The increase in cyber threats prompted businesses across the Asia Pacific and Japan (APJ), according to the latest survey “The Future of Cybersecurity in the Asia Pacific and Japan,” conducted by Tech Research Asia (TRA) and commissioned by cybersecurity firm Sophos.
The report saw that APJ organizations have identified threat hunting as a critical consideration for strengthening cybersecurity defenses. Most organizations (90%) undertook threat hunting to bolster their cybersecurity capabilities in 2021; of those that did, 85% stated the approach is critical to their company’s overall cybersecurity capabilities.
Organizations in the Philippines set aside up to 13% of technology budgets for cybersecurity in 2022 compared to 11% on average across APJ, which is an increase from 8.6% the previous year.
“Even with the additional investment, organizations need to ensure they are not overstating their maturity levels and implementing threat hunting solutions, leading to complacency,” said Aaron Bugal, global solutions engineer at Sophos. “With increased maturity and investment, one would think successful cyberattacks would decline. However, they continue to wreak havoc.
Rise in cyber attacks
Bugal said 72% of APJ organizations were hit by ransomware in 2021, up from 39% in 2020, quoting Sophos’ State of Ransomware Report. In the Philippines, up to 69% of organizations reported being attacked last year, with 58% experiencing encrypted data as a result, costing them as much as $1.34 million on average to rectify the impact on their business. With this in mind, organizations must review their cyber strategies regularly and address the gaps.”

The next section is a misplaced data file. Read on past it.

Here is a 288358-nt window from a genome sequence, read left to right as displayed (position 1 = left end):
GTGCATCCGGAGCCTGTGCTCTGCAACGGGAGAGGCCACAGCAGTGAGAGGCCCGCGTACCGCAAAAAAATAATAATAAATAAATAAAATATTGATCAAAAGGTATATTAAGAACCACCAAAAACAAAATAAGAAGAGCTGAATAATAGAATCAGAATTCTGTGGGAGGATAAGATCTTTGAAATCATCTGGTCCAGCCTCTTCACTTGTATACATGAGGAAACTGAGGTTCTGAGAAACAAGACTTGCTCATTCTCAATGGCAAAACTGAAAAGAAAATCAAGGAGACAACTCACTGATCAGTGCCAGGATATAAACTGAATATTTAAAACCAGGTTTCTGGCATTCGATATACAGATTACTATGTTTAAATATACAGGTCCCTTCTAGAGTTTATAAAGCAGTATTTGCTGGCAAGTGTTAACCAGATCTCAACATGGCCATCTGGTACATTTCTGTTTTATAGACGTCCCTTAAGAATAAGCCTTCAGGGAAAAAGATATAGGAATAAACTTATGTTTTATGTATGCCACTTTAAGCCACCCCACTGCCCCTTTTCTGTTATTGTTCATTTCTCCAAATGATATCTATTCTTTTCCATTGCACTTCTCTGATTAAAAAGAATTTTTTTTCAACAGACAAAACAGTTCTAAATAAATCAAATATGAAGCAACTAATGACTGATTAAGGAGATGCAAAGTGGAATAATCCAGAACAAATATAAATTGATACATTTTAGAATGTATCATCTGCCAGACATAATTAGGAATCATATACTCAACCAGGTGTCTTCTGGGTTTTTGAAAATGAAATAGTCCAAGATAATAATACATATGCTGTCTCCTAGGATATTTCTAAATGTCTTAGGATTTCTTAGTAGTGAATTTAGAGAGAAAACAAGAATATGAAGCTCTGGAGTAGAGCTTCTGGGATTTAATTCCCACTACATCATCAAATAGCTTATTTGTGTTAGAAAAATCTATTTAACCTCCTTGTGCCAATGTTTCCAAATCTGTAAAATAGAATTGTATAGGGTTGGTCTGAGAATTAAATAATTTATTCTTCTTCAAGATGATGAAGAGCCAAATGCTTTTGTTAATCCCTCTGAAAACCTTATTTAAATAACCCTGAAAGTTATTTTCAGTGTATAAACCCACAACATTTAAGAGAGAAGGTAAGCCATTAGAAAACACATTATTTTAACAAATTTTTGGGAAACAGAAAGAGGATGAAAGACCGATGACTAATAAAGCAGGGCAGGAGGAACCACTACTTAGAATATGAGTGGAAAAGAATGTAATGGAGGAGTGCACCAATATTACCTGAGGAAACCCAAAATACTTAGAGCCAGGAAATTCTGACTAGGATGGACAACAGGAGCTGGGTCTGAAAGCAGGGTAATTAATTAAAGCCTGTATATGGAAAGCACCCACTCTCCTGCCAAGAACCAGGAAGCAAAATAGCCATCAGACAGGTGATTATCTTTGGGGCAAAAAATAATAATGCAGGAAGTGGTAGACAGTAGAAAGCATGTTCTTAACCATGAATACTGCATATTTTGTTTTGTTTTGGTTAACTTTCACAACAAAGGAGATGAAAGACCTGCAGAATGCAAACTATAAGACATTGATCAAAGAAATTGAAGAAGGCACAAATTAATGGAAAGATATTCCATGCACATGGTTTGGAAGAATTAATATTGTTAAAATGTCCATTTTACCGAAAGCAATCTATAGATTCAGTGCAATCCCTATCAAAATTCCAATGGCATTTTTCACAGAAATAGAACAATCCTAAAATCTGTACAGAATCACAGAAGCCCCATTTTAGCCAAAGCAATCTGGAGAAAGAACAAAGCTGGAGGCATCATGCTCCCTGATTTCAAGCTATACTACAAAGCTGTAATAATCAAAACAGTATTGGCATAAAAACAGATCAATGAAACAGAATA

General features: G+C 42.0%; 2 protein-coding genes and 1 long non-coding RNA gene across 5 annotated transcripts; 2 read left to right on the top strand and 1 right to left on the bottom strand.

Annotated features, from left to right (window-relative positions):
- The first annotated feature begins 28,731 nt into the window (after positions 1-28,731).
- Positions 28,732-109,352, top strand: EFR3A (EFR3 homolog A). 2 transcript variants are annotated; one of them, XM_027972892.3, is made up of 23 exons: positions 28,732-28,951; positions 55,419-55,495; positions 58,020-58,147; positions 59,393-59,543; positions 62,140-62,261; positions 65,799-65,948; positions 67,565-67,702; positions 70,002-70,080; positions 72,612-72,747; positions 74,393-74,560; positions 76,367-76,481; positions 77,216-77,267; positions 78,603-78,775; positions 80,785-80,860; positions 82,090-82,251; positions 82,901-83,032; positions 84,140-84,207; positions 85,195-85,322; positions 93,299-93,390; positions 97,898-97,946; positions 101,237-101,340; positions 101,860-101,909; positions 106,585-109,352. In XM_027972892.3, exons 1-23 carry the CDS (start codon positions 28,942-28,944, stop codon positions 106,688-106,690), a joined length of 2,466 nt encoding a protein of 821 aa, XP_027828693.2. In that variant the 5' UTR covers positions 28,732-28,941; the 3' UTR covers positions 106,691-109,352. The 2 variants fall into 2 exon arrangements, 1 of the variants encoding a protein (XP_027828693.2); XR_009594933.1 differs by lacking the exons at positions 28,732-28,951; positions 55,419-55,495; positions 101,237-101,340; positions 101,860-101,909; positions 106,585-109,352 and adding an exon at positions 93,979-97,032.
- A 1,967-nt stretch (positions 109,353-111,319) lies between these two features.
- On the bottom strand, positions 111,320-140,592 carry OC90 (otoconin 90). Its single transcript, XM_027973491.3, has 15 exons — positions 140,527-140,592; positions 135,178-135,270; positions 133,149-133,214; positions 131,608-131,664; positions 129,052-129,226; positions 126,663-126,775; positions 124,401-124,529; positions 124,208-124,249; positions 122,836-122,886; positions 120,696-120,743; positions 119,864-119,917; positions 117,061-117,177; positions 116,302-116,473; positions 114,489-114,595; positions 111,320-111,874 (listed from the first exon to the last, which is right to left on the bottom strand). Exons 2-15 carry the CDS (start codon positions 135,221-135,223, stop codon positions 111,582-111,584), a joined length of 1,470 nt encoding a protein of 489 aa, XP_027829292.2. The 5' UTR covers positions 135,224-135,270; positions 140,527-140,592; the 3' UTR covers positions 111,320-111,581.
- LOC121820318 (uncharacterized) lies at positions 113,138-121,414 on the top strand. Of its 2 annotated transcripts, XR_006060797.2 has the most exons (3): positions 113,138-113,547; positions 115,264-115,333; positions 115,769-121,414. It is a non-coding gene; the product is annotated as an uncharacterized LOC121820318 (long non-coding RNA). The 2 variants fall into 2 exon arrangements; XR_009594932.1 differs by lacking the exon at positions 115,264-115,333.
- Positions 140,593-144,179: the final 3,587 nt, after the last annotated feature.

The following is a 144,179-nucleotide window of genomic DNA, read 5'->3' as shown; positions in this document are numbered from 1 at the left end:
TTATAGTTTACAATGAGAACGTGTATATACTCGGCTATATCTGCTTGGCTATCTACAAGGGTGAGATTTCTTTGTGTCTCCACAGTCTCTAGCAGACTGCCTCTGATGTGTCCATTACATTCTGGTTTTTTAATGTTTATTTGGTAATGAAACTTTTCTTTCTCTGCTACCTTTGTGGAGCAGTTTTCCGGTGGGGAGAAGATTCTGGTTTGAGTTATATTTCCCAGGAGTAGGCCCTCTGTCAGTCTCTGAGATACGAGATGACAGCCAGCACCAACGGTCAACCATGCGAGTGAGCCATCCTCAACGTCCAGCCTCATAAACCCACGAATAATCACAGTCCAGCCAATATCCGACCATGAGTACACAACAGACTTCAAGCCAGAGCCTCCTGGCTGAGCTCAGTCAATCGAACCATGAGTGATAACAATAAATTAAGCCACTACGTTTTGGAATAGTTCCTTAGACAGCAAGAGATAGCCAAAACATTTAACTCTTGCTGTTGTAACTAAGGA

This is becoming increasingly important considering Sophos has seen an uptick in the number of instances where organizations are being attacked multiple times – sometimes simultaneously.
“Organizations must be active in combatting cyberattacks, with threat hunting functioning as an always-on activity and not a once or twice a year exercise,” Bugal said. “Organizations must constantly be on the front foot to identify and thwart attacks, and regular and consistent threat hunting is key to this; failure to do so means organizations will remain vulnerable.”
Passive attitude toward cybersecurity
(Forty-five percent) 45% of companies surveyed haven’t changed their information or cybersecurity approach in the last 12 months, indicating a passive attitude to cybersecurity — something that must be addressed as a priority. The driving factor behind a change in strategy is an attack or breach, leading to an “attack, change, attack, change” cycle, a trend observed since 2019. In fact, half (49%) of the respondents are planning to make changes in the next six months due to experiencing an attack, highlighting the current reactive approach organizations take to managing their security.
“Cybersecurity strategies must move with — or even faster than — the threat landscape, and, sadly, that’s not happening at the moment. By updating cybersecurity strategies after a successful attack, organizations will always remain in a reactive state and continue to be easy targets for attacks. Organizations that need help can outsource all or part of their threat hunting procedures to experts who monitor systems 24/7 and have access to telemetry and artificial intelligence for faster detection and response capabilities,” said Bugal.
The survey includes a major quantitative survey where a total of 900 responses were captured across Australia, India, Japan, Malaysia, Philippines, and Singapore.